The UK and the EU continue to discuss the recent problems surrounding the implementation of the new trading rules for Northern Ireland. Whilst both parties declare their commitment to the Northern Ireland Protocol (NIP) it is clear the confusion at the borders surrounding the checks taking place is causing delays and uncertainty to businesses and disruption to supplies of essential items such as food. The NIP was designed to ensure an open border remained on the island of Ireland after Brexit. The UK has called for a two-year delay in implementation and there is push back from Ireland and the EU who state any pause in enforcement can only be for a matter of months.
We will keep you up to date with any new developments.
Last week Lord David Frost criticised the EU for its actions since the trade deal was announced stating the relationship was more “problematic” than he had hoped and called for a “different spirit” from Brussels going forward. If we put aside the political differences the key issues remain on “equivalence” on regulations being accepted by the EU for the UK Financial Services sector and for data sharing between both parties. Once we have news on either of these matters we will update you.
The UK continues to arrange trade deals with other countries and this now numbers over 40 deals covering 70 countries. On the 31 January, the UK Government announced it was applying to join a free trade area for Asia and Pacific nations called the “Comprehensive and Progressive Agreement for Trans-Pacific Partnership” (CPTPP). This covers a market of around 500 million people and some of its members include Australia, Canada, Japan and New Zealand. In 2019 the countries in this bloc accounted for roughly 8% of UK exports.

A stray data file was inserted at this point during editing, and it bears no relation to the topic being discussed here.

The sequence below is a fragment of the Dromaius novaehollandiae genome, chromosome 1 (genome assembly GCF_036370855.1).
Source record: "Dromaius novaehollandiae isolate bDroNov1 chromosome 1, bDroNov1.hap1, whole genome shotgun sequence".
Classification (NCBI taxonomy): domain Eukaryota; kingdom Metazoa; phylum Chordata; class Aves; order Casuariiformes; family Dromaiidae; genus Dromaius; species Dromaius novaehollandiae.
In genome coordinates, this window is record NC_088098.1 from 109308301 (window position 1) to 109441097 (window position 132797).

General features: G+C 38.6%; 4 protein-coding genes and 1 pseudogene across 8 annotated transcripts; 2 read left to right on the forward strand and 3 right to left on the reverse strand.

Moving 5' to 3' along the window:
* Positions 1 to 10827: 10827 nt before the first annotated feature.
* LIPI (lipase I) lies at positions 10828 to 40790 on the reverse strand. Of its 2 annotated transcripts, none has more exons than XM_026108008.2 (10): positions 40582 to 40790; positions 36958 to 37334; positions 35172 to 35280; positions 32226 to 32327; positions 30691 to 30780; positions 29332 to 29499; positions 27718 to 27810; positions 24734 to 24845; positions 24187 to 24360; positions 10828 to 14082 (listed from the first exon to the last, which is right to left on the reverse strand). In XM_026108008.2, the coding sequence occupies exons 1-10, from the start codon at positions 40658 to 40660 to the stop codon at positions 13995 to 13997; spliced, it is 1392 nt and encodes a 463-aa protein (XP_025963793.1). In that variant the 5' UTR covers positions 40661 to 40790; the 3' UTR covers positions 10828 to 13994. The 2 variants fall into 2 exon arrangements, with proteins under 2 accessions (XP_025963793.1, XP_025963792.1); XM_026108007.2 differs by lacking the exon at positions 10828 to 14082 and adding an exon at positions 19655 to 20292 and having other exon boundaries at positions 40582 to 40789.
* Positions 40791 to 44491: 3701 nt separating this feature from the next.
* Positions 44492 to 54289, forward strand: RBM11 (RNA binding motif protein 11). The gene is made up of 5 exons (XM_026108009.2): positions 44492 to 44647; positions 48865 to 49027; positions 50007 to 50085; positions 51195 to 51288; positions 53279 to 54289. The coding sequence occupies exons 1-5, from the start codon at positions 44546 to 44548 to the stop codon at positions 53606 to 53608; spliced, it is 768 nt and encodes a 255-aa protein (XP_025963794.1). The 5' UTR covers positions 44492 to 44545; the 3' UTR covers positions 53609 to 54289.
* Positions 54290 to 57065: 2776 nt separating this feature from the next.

More stories about customs delays, barriers and administration issues continue to emerge and the Government has been accused of putting sovereignty above the wellbeing of people by Welsh minister Jeremy Miles. His comments follow the notable reduction in usage of Welsh ports as Irish hauliers are now taking ferries directly to the EU to avoid the problems at UK ports.
We predict that at some point in the future there will be a return to negotiations between the UK Government and the EU to resolve some of these issues.
In the meantime, the Government has announced a £20 million support package for small businesses (SMEs) to mitigate some of the time and costs caused by the new rules.
Michael Gove has announced the SME Brexit Support Fund to help small and medium-sized businesses when trading with the European Union. The funding has been made available to help companies tackle new customs, rules of origin, and VAT rules when conducting business with the bloc.
SMEs that trade solely with the EU are being encouraged to apply for grants of up to £2,000 per trader to help pay for support, training, and professional advice to maintain effective trading.
Funds will be delivered through the pre-existing Customs Grant Scheme and will be open for applications from SMEs next month.
Currently you can apply for grants to help your business with customs declarations.
You can apply to get funding for:
- recruitment, training and IT to help your business to complete customs declarations.
- co-funded training project to help your business complete customs declarations.
- trader-training to understand customs.
For further information on the Customs Grant Scheme please click here.
We will keep you up to date about when the application process is open.